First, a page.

Inside is roomier than a Cadillac. There is a zipper side for either an extra pod or syringes and lancets. There are loops to secure your insulin vial, test strips, batteries, and lancing device. But even better than that? There is now a velcro feature for your pump. You simply place the 3m sticker on the back of your PDM, let sit for 24 hours before placing on velcro in the bag, and bam…you have a secured device tucked away nicely. The very last picture is something I love even more, it is a trash compartment for your test strips. Inside is a plastic like material that is easily wiped out if you were to get blood in there. How amazing is that?

 

You can also purchase new gel skins. I went with purple but there are plenty of colors to choose from to fit your personality. Just because we have diabetes doesn’t mean we can’t be fashionable. Gentlemen, you aren’t left out either because there are color combos and themes to meet your needs as well.

Over all I am beyond impressed with these newer bags. The regular omnipod ones are great as well but if you are looking for just a little extra something then the plus is for you. It serves every need I have in regards to carrying my supplies.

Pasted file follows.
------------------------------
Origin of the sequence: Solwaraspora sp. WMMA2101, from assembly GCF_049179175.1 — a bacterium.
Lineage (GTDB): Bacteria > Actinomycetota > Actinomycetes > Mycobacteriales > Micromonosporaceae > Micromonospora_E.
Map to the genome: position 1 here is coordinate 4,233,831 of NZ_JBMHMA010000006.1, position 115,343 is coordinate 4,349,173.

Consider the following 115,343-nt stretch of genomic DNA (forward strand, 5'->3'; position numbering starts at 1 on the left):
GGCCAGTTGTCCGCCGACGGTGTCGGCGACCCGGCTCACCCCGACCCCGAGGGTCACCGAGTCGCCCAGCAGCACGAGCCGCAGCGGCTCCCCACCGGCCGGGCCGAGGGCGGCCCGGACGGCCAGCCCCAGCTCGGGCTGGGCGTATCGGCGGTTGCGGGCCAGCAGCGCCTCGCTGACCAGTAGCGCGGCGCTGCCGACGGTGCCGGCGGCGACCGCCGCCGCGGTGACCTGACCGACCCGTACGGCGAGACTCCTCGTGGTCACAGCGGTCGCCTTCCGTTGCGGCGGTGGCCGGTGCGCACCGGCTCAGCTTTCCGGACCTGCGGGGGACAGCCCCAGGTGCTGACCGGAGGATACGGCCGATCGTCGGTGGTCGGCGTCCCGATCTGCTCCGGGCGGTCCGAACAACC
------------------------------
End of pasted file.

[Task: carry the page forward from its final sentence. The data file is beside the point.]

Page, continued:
Interested in purchasing one for yourself?

Check out the website linked above for more info.


 

If you liked this review then head on over to The Diabetic Mommy Facebook page and show us some love. Also a huge thank you to the Sugar medical team for partnering with me on this amazing giveaway. Stay tuned for more details.

Pumpcation.

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It’s needless to say that diabetes can be a bit frustrating at times. Whether I follow the “rules” to the T or dance to a different tune, diabetes is always there being all frustrating. Recently I’ve hit a wall and I’ve hit it hard
I’ve been on the omnipod since November of 2013 and I’ve loved each and every second of it. There have been days where my pods malfunction and I just want to throw them out the window but for the most part these little things have been game changers for me. Given me the freedom I’ve so desperately searched for with diabetes on my back. Allowed me an opportunity to really take control of something I thought would always be a chaotic mess. Except now I’m starting to despise these little gadgets.

I’m starting to despise all my gadgets.

They’ve been causing me more stress than not and I’m taking that as a signal for a break. Not forever but for now I need some space. I am on gadget overload and before I start neglecting my diabetes because of these frustrations I need to find other ways to manage my disease. Going back to MDI actually seems nice. I’m excited for the change up. I’m excited to unplug for a bit and refocus this whole situation.